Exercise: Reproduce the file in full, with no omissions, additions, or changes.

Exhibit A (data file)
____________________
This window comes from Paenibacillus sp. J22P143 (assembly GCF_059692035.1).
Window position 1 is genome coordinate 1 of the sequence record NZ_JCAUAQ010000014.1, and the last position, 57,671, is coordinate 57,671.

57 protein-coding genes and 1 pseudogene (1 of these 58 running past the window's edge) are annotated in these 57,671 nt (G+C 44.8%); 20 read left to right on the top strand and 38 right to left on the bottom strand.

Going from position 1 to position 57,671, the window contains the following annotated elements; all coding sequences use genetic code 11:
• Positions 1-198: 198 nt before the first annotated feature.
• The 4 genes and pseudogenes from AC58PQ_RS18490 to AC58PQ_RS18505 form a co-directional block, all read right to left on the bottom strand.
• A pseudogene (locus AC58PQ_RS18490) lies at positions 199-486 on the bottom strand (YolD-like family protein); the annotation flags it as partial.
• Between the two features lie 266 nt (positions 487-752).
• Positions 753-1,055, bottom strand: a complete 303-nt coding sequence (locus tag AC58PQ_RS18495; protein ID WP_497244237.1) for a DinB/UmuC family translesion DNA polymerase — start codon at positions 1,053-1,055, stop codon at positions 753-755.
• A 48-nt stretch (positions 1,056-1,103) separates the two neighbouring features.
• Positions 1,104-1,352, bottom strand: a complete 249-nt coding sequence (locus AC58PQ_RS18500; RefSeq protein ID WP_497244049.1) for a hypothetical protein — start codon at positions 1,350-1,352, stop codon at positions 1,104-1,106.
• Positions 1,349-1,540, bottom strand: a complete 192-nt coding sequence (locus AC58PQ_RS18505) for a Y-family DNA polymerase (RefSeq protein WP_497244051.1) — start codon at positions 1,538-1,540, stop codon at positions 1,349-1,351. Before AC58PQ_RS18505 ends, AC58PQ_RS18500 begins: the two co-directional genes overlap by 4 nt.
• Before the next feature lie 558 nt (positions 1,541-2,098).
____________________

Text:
This window comes from Paenibacillus sp. J22P143 (assembly GCF_059692035.1).
Window position 1 is genome coordinate 1 of the sequence record NZ_JCAUAQ010000014.1, and the last position, 57,671, is coordinate 57,671.

57 protein-coding genes and 1 pseudogene (1 of these 58 running past the window's edge) are annotated in these 57,671 nt (G+C 44.8%); 20 read left to right on the top strand and 38 right to left on the bottom strand.

Going from position 1 to position 57,671, the window contains the following annotated elements; all coding sequences use genetic code 11:
• Positions 1-198: 198 nt before the first annotated feature.
• The 4 genes and pseudogenes from AC58PQ_RS18490 to AC58PQ_RS18505 form a co-directional block, all read right to left on the bottom strand.
• A pseudogene (locus AC58PQ_RS18490) lies at positions 199-486 on the bottom strand (YolD-like family protein); the annotation flags it as partial.
• Between the two features lie 266 nt (positions 487-752).
• Positions 753-1,055, bottom strand: a complete 303-nt coding sequence (locus tag AC58PQ_RS18495; protein ID WP_497244237.1) for a DinB/UmuC family translesion DNA polymerase — start codon at positions 1,053-1,055, stop codon at positions 753-755.
• A 48-nt stretch (positions 1,056-1,103) separates the two neighbouring features.
• Positions 1,104-1,352, bottom strand: a complete 249-nt coding sequence (locus AC58PQ_RS18500; RefSeq protein ID WP_497244049.1) for a hypothetical protein — start codon at positions 1,350-1,352, stop codon at positions 1,104-1,106.
• Positions 1,349-1,540, bottom strand: a complete 192-nt coding sequence (locus AC58PQ_RS18505) for a Y-family DNA polymerase (RefSeq protein WP_497244051.1) — start codon at positions 1,538-1,540, stop codon at positions 1,349-1,351. Before AC58PQ_RS18505 ends, AC58PQ_RS18500 begins: the two co-directional genes overlap by 4 nt.
• Before the next feature lie 558 nt (positions 1,541-2,098).